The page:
Wednesday 26 October 2016

BioMaths Colloquium - 28/10/2016

BioMaths Colloquium Series - 2016/17

28 October 2016 - 3pm Maths Seminar Room

(room 224 Talbot Building 2nd floor)

Modelling collective motion in animal groups

Dr. Daniel Strömbom

(Uppsala University, Sweden & Swansea University, UK

pic by Daniel Strömbom

We are delighted to welcome our speaker for the second Biomath Colloquium seminar of this term, Dr Daniel Strömbom from the department of Mathematics at Uppsala University in Sweden. We are especially excited as Daniel has now also joined us at Swansea University, as an Independent Research Fellow, hosted by the SHOALgroup of Dr Andrew King at the Biosciences Department. Thus, Daniel has also become our newest member of our Biomathematics Centre, so please do come to meet him this Friday! Daniel is keen to present his work and establish new collaborations.

Flocks of birds and schools of fish are a common sight. They come in all shapes and sizes and exhibit a variety of dynamical behaviours at the group level. For decades, researchers have worked on isolating sets of biologically plausible local interaction rules, such that if each member of a group follow these rules, the resulting structure and behaviour of the group as a whole will be similar to that observed in real flocks, schools, and other moving animal groups. 

from: PInterest
These local interaction rules are often of the type ‘stay close to your neighbours (attraction), but avoid getting close enough for collisions to occur (repulsion), and take the average heading of your neighbours (orientation)’. Mathematical, and/or computational, methods are typically employed to determine the group level properties that will emerge from a given set of local interaction rules.

In this talk I will provide an introduction to collective motion in animal groups, with an emphasis on mathematical/computational modelling approaches used in the field. In particular, the use of so called self-propelled particle models. Using work on the topic that I have been involved in from 2010 up to now as a backbone I aim to illustrate the utility of, and problematic issues with, the self-propelled particle model approach to collective motion in animal groups as it stands today. 

The discussions will continue over biscuits and tea/coffee after the seminar. 
Hope to see many of you!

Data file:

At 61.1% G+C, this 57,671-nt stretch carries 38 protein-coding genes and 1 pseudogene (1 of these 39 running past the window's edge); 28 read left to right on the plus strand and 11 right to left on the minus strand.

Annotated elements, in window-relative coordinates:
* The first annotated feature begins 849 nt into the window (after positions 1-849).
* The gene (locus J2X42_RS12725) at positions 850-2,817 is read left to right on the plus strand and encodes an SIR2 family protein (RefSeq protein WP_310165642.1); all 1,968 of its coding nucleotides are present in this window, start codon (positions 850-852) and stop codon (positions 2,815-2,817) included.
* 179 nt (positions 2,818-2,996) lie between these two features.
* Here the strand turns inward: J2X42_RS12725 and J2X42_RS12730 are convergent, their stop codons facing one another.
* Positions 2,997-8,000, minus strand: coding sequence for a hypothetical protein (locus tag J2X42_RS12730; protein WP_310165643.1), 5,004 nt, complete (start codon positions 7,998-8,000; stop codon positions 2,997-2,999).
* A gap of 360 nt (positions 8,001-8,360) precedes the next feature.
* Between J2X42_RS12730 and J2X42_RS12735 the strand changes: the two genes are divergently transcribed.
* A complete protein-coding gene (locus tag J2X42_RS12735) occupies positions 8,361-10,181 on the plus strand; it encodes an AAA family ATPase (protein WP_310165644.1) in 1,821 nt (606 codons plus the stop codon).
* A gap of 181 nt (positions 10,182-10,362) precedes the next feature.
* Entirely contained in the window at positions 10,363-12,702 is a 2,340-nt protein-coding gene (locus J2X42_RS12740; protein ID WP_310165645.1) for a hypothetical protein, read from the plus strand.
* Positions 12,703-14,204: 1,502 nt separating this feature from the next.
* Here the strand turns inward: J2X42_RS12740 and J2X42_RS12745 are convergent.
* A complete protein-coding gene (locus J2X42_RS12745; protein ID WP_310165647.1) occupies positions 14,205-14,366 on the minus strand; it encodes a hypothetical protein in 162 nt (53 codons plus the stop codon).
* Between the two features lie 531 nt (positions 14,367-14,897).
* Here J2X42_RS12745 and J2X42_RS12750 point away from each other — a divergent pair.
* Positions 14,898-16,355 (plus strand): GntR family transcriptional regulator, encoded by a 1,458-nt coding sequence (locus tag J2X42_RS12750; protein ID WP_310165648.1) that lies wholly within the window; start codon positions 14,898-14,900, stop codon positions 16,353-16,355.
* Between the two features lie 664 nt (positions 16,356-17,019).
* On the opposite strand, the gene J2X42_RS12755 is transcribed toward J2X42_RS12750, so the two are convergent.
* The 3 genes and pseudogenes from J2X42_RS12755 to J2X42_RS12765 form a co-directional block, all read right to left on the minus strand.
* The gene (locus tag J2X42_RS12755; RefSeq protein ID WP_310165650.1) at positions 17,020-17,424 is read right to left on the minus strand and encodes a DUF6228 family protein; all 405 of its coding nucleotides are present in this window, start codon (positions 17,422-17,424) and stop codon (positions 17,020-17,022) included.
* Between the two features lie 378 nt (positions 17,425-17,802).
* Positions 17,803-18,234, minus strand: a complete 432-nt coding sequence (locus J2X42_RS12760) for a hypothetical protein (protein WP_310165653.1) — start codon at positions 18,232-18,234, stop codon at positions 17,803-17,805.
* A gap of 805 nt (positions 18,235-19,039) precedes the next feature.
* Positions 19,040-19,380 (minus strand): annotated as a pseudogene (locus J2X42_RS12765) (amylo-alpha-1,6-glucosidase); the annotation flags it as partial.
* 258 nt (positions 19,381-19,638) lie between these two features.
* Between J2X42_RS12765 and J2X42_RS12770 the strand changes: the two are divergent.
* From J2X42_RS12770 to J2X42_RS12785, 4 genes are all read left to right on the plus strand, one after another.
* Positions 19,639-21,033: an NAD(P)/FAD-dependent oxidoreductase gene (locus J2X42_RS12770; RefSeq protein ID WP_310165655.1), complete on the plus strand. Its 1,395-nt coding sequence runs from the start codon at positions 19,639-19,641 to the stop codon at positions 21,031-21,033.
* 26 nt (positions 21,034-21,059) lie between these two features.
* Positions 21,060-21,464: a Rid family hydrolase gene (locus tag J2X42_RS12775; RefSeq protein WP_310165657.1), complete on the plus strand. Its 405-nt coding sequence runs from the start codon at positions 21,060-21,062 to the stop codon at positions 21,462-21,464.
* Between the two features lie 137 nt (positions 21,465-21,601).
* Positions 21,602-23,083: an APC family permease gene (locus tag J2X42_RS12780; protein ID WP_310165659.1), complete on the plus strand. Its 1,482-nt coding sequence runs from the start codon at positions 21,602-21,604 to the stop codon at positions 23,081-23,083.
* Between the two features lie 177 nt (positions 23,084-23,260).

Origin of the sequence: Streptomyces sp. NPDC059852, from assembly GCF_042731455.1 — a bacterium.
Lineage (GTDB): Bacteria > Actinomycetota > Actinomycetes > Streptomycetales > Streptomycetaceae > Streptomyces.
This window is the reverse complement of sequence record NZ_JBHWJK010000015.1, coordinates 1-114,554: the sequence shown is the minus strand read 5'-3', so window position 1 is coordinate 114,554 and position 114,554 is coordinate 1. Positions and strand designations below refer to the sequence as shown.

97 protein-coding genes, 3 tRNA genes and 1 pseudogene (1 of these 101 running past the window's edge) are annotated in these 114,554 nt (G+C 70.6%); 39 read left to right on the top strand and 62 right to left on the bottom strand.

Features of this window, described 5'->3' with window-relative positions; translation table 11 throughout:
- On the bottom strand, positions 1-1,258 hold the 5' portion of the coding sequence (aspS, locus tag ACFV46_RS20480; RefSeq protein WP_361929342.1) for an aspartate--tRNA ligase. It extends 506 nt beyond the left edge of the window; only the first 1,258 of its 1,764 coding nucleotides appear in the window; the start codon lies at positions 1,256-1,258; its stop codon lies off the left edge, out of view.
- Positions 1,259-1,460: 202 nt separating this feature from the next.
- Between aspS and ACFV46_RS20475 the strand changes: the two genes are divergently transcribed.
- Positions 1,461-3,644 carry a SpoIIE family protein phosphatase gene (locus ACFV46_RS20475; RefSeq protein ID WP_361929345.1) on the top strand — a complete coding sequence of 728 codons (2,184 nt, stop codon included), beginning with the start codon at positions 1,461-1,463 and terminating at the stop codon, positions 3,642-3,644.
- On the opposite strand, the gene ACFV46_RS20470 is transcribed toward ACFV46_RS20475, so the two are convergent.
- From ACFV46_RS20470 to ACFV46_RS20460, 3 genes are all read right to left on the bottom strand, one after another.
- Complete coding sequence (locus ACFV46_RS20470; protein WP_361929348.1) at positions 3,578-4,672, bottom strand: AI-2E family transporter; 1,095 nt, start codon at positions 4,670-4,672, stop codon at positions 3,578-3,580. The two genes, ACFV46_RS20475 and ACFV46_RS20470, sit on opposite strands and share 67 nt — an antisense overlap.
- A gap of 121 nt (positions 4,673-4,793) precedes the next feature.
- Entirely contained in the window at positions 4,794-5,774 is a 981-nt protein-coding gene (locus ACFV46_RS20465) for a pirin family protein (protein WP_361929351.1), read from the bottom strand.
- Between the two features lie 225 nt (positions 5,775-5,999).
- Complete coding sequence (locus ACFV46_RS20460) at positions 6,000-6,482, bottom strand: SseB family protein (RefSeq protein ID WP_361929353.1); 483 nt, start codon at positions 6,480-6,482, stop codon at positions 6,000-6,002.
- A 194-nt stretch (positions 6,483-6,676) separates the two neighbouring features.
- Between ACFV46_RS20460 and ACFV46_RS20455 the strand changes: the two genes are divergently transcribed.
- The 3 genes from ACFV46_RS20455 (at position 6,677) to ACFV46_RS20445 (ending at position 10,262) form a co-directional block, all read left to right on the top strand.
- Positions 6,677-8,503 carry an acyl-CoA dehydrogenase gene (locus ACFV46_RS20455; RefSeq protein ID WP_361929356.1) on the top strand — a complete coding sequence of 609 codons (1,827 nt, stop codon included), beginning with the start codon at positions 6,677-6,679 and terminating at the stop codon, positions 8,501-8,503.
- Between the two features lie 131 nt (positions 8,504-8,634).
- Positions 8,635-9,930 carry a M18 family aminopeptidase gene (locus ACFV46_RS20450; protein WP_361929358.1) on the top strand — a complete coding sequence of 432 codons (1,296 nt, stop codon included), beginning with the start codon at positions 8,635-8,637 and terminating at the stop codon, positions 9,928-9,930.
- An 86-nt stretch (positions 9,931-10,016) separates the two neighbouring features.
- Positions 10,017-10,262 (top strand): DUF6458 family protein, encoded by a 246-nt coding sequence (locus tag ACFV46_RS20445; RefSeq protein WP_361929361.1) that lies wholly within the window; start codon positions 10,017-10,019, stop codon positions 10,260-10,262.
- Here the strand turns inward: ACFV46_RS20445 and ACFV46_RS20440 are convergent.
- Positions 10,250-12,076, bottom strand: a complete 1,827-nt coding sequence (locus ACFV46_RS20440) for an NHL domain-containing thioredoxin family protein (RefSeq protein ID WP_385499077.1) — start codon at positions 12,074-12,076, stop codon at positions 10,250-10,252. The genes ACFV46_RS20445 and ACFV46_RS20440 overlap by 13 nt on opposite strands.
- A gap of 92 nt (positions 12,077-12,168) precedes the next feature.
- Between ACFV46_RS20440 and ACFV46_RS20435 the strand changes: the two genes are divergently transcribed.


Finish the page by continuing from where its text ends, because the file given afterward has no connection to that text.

Monday 24 October 2016

Biosciences Seminar Speaker 25 October 2016

Biosciences Seminar Series - Autumn 2016
25 October 2016 - 1pm - Zoology Museum (Wallace 129)

(note change of day!)

Plant Biomass Degradation by White Rot Fungi

Prof Kristiina Hilden

Our speaker of this week, Prof Kristiina Hilden from the Department of Food and Environmental Sciences at the University of Helsinki, will present her research on fungal molecular biology and enzymology, such as comparing the functional genomics of plant biomass degrading fungi across various biotopes. Her research is wide ranging, from work on intraspecies diversity in fungal wood decay (see here) to improving green energy solutions (biorefineries and business needs, improved catalysts for sustainable biomass conversion - see here and cost-effective industrial production - see here). Thus, be prepared to a wide-ranging, stimulating talk!


Hope to see many of you - everyone most welcome to attend!

For the list of forthcoming seminars this term, see here.

Wednesday 12 October 2016

Biosciences Seminar Speaker 13 October 2016

Biosciences Seminar Series - Autumn 2016
13 October 2016 - 1pm - Zoology Museum (Wallace 129)


the evolutionary ecology of animal colouration

Dr William Allen

Image from:

Our speaker of this week, Dr William Allen from Swansea University, is an ecologists and in his work he uses comparative approaches to understand patterns of diversity in animals’ traits, to understand their evolutionary history and ecological context. Given the title of his talk, come to listen and watch a colourful seminar! 

The colours and patterns of animals are perhaps their most apparent and charismatic features. This ease of observation along with the role colouration can have in a wide range of ecological and evolutionary processes (predation, competition, mate choice, thermoregulation etc.) also makes it an important phenotype for scientific investigation. In this talk I give an overview of my work on understanding broad scale patterns in colour pattern diversity between species. Studies span a wide range of vertebrate taxa including primates, ruminants, cats, geckos and snakes. Topics include the ecological and behavioural factors that underlie colour differences, what form can tell us about function and mechanism, and how investigating colouration can inform our understanding of basic evolutionary processes such as speciation. 

Hope to see many of you - everyone most welcome to attend!

For the list of forthcoming seminars this term, see here.